The Atlantic Council is considered one of Washington's leading foreign policy think tanks. The non-partisan institution was founded in 1961 and its honorary directors include former Secretaries of State Madeleine Albright and Condoleezza Rice.
The Council places high value on using a diplomatic tone. So when its members resort to strong rhetoric it causes a stir, especially so now, on the eve of the NATO summit on May 20-21 in Chicago. In a 12-page report titled "Anchoring the Alliance" the Council's experts dissect the future of the defense alliance -- and make Germany into the main scapegoat for NATO's problems.
"A stronger Germany would be the greatest boost to NATO's future," says the study. But the authors say that the exact opposite is actually true, namely there is less German involvement. Germany, which has taken a lead role in the euro crisis, behaves like a "lost nation" when it comes to political and military leadership.
Germany's helpless behaviour has consequences, says the study. "A weak Germany that lacks a capacity to act globally will inevitably weaken NATO," the authors write. "Europe cannot remain a major force within the NATO Alliance if a country of Germany's size, geography, and prosperity makes the kind of deep reductions in defense spending announced by Chancellor Angela Merkel's government in 2011."
Among other cuts, Germany wants to get rid of fighter jets such as the Eurofighter, Tiger attack helicopters and the NH90 transport helicopter. Such steps "undermine European defense projects and restrict Germany's future deployment options," according to experts at the Council.
Such accusations against Germany are not new. At his farewell speech in June 2011 in Brussels, former US Defense Secretary Robert Gates left no doubt that he thinks that the budget burden is unfairly split among NATO countries.
In his sober analysis, he said that NATO has become a "two-tier alliance." He accused some members of cutting their own defense budgets and deliberately exploiting the US, which now shoulders 75 percent of NATO's costs. The Atlantic Council's current study also comes down hard on Britain, where Prime Minister David Cameron's austerity program includes a 7.5 percent cut in defense spending over the next five years. "The trend lines for the capabilities of the UK military are worrisome," argues the report.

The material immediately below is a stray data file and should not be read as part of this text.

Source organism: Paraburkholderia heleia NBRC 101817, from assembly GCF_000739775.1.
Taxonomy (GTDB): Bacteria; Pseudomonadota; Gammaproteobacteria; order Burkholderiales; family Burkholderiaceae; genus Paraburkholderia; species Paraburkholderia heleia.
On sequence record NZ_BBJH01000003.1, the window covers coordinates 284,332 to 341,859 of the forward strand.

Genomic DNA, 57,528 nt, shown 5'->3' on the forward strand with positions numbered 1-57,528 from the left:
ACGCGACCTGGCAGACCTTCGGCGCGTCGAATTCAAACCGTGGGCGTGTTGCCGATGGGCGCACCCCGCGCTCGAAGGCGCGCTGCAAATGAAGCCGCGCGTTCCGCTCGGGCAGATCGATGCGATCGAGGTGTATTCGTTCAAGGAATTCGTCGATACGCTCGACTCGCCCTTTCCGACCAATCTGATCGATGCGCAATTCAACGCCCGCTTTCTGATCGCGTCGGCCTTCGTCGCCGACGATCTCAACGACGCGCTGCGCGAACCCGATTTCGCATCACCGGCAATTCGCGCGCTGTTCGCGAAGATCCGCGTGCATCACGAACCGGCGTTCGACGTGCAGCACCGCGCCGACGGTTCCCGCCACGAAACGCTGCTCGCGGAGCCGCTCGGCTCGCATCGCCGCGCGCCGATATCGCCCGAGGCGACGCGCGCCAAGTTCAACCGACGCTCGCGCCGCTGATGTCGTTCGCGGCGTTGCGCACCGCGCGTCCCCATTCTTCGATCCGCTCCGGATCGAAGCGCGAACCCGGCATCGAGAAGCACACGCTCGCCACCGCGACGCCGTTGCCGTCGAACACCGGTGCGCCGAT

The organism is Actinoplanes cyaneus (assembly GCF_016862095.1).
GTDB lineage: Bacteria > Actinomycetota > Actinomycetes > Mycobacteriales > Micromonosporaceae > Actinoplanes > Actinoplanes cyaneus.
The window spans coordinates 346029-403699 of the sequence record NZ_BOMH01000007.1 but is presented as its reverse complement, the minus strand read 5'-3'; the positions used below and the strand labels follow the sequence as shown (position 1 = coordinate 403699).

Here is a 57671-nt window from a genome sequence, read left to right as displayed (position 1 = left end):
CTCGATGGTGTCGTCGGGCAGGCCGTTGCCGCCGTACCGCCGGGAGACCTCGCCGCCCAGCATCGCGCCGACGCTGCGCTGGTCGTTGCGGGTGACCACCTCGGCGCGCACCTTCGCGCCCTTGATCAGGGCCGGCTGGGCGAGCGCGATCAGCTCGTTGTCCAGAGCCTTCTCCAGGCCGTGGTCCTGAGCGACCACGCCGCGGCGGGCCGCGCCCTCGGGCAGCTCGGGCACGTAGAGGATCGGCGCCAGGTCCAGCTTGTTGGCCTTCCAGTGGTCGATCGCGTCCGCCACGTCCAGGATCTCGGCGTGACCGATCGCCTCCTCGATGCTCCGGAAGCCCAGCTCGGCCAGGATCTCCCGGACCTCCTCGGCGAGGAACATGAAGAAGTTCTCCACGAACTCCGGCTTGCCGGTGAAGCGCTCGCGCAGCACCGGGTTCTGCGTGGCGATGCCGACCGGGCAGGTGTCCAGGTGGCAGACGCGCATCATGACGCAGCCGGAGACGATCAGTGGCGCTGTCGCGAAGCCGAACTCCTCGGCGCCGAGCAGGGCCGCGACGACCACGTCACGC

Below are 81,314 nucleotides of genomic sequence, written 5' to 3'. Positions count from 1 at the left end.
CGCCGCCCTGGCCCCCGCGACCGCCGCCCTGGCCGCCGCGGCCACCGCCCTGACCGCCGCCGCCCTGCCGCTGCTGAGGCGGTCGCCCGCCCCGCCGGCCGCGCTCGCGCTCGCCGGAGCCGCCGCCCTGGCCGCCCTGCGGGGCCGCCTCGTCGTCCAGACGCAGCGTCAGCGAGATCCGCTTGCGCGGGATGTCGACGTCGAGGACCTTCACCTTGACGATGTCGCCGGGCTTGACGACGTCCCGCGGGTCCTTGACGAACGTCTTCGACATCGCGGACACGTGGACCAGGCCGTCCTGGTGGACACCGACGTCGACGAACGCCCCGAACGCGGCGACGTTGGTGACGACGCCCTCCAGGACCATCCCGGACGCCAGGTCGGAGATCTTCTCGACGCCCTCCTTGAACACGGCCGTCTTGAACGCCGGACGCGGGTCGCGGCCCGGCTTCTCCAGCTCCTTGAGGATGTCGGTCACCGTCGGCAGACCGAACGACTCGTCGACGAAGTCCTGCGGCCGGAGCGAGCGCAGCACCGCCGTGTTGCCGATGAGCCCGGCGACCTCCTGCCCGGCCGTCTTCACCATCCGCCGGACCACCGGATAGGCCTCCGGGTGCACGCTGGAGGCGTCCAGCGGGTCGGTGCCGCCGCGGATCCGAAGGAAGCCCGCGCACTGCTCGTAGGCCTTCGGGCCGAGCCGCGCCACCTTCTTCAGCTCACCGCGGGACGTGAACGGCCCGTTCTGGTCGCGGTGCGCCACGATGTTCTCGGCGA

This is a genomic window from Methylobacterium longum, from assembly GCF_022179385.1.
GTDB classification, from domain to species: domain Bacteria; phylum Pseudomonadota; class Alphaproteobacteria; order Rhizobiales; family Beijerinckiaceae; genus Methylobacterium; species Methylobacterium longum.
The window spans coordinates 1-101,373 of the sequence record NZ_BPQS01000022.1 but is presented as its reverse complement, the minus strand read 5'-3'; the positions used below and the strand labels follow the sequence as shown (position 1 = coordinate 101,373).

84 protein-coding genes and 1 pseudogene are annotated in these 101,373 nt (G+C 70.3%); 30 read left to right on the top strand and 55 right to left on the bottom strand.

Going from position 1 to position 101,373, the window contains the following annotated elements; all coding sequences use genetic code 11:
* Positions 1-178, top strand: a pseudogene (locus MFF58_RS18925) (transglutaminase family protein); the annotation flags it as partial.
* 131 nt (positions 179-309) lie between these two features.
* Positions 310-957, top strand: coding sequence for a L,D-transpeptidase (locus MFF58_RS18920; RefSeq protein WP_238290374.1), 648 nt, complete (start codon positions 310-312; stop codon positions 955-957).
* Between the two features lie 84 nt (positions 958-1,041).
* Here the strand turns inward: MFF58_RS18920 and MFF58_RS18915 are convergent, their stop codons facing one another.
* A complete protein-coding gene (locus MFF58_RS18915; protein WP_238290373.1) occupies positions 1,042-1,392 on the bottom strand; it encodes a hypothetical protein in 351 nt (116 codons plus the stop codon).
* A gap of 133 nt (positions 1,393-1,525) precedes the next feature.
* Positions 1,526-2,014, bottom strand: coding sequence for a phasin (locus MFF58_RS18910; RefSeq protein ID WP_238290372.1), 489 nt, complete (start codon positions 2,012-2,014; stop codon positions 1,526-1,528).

The institution's disappointment regarding Germany is especially palpable. The study's authors share the opinion of Polish Foreign Minister Radoslaw Sikorski, quoting his now-famous November 2011 speech in Berlin, where he said: "I will probably be the first Polish foreign minister in history to say so, but here it is: I fear German power less than I am beginning to fear German inactivity."
That inactivity was on display when Germany debated whether or not to support the NATO operation against Libyan dictator Moammar Gadhafi, say the authors of "Anchoring the Alliance." They write: "Germany's decision to opt out of NATO's Libya operation and side with Russia and China in the United Nations Security Council against the United States, France, and the United Kingdom was a serious mistake."
Even worse, say the study's authors, these mistakes are not only the fault of the hapless German foreign minister, Guido Westerwelle, who decided to keep Germany out of NATO's intervention in Libya. Merkel should have overruled Westerwelle, said Nicholas Burns, a former State Department undersecretary and one of the report's authors, at the study's launch.
The sobering result is that trans-Atlantic experts in Washington fear for Germany's relationship with America. That was also confirmed by a recent survey about the future of NATO that Foreign Policy magazine conducted among dozens of experts in Europe and the US.
When asked what will primarily define German foreign policy in 2020, only three experts cited "the trans-Atlantic relationship" with the US. By contrast, 14 experts said the most important influence would be "Berlin's preference for the status quo."